NAOMI. By Junichiro Tanizaki. Translated from the Japanese by Anthony H. Chambers. Knopf. 237 pp. $15.95.
IN SEPTEMBER, 1923, a major earthquake devastated the Tokyo-Yokohama area and had an equally unsettling effect on a 37-year-old writer who lived there. Junichiro Tanizaki, identified up to that point with those who wanted to see Japan as Westernized as possible, moved to the more old-fashioned Kyoto-Osaka area and became increasingly involved with his country's traditions. His subsequent work, culminating in the masterful The Makioka Sisters, made him perhaps the pre-eminent Japanese novelist of this century, but before all of that came the first novel Tanizaki wrote from his new home in his new frame of mind. That would be Naomi.
Never before available in English, Naomi was pblished in 1924 as A Fool's Love, a title it had as recently as 1982 when it was so listed on the jacket of Knopf's Anthony Chambers translation of another work by Tanizaki, The Secret History of the Lord of Musashi. Though the new title was doubtless chosen with an eye on potential sales, it is appropriate because one of the main things that fatally attracts Joji, the book's 28-year- old narrator, to a 15-year-old waitress is that very name: "A splendid name, I thought; written in Roman letters, it could be a Western name."
A self-described "country bumpkin . . . frugal, earnest, conventional to the point of excess," Joji is also a slavish admirer of all things Western. In fact what he really likes about Naomi is how she "resembled the motion picture actress Mary Pickford: there was definitely something Western about her appearance." Joji begins hanging out at her bar, takes her to (what else but) a Mary Pickford movie, and convinces both her and her sluggish parents that it's in everyone's best interests if she comes to live with him as a kind of young ward whose education and upbringing he will oversee.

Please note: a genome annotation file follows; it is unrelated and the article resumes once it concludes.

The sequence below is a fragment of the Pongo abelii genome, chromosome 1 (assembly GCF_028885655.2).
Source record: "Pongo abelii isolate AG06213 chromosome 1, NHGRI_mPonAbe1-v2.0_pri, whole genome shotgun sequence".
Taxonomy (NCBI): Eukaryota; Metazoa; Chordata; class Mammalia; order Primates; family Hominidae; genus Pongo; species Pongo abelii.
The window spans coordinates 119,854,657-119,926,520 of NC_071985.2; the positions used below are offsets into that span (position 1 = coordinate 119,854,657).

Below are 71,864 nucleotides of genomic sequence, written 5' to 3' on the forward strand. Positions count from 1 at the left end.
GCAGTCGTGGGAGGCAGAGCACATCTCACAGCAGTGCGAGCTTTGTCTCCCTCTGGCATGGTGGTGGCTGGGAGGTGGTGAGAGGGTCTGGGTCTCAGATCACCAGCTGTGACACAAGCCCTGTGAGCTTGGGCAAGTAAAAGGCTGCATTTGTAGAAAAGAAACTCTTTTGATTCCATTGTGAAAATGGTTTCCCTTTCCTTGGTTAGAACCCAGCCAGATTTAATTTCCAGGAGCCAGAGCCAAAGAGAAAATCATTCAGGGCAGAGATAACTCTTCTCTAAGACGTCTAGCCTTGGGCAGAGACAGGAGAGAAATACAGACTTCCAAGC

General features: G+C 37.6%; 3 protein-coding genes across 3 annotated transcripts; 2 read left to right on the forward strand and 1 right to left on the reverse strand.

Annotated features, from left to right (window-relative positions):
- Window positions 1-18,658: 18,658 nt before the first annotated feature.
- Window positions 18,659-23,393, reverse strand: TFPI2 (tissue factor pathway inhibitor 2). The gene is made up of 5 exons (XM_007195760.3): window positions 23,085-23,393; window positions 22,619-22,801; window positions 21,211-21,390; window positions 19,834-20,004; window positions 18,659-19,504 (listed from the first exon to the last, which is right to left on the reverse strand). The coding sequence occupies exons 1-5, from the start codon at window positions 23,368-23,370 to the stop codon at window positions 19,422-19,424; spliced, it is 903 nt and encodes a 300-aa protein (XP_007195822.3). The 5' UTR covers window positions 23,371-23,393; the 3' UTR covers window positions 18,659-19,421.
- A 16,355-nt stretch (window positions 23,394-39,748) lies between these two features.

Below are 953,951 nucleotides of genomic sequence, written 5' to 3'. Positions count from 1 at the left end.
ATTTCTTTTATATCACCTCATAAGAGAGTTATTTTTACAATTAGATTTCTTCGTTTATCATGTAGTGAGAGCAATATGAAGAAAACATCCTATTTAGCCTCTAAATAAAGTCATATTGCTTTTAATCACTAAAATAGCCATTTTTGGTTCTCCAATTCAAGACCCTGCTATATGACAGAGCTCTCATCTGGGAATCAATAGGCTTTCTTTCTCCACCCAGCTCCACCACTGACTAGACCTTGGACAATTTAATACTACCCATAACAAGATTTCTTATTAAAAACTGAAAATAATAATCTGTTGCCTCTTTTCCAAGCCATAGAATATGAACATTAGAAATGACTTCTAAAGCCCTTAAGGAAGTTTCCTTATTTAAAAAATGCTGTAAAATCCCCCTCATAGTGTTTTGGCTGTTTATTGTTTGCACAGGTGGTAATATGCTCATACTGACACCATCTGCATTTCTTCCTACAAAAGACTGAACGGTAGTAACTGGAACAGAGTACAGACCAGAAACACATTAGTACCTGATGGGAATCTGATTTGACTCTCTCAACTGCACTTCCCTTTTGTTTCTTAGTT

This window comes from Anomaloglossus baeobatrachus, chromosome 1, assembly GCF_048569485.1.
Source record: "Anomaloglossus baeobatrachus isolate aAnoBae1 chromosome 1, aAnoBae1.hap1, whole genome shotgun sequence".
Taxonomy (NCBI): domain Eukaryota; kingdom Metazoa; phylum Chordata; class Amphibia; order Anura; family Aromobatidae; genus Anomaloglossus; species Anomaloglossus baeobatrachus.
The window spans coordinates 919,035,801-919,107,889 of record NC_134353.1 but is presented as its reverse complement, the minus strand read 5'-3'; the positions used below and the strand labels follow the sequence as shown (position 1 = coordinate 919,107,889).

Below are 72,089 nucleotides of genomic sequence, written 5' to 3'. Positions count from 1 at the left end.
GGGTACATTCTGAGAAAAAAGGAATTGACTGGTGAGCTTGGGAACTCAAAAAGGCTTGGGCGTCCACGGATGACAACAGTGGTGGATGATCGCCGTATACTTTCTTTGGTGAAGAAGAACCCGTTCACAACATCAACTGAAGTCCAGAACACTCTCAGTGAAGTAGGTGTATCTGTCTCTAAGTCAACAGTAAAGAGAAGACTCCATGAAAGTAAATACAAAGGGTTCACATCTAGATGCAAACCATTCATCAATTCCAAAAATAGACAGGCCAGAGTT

At first everything between Joji and Naomi is sweetness itself: he buys her exotic clothes, bathes her, keeps a diary called "Naomi Grows Up" and eventually secretly marries her. His goal in life, his dream of turning Naomi into the ultimate Western objet ("I wanted to boast to everyone, 'This woman is mine. Take a look at my treasure.'") seems about to be realized.
The problem, of course, turns out to be Naomi herself. The more Westernized she gets, the more monstrous and uncontrollable she becomes. She refuses to shop, won't be concerned with cleaning. "She didn't even want to bother with boiling rice." And soon enough Joji starts to suspect her of involvements with other men, the very thought of which drives him mad. For him, Naomi is a piece of fruit he's ever so carefully brought "to its present, magnificent ripeness, and it was only proper that I, the cultivator, should be the one to taste it. No one else had that right. But then, when I wasn't looking, a total stranger had ripped off the skin and taken a bite. . . . The precious, sacred ground of her skin had been imprinted forever." How Joji finally comes to terms with what he fears his wife has become is the crux of Naomi.
To summarize Tanizaki's shrewdly satiric book, however, is to do it a pair of injustices, making it sound too baldly derivative of Somerset Maugham's Of Human Bondage (which apparently was well-known in Japan) on the one hand, and too schematic and predictable a screed against the West on the other. And in fact, according to translator Chambers, in Japan "Naomi was one of the archetypes of the 'modern girl,' so much so that her name and 'Naomi-ism' became household words."
What saves Naomi from both these traps are the enviable skills and striking sensibility Tanizaki was able to command even in this, his first major novel. Tanazaki's prose is clean and inviting and the character of Joji exquisitely drawn, his uncomprehending guilelessness the perfect tool for the author's deft cross-cultural thrusts. Also evident in Naomi is Tanazaki's fascination with the obsessive side of sexuality, later to flower in novels like The Key and Diary of A Mad Old Man. One cannot help shuddering in uneasy delight at lines like "a woman's face grows more beautiful the more it incurs a man's hatred" or Juji's description of one of Naomi's rare fits of affection: "Like a postal clerk urgently cancelling a flood of letters, she pressed her lips ferociously to my forehead and nose, above my eyelids, behind my ears, and over every inch of my face." Sixty years after it was published, this is one sanctified novel that is still very much alive and well.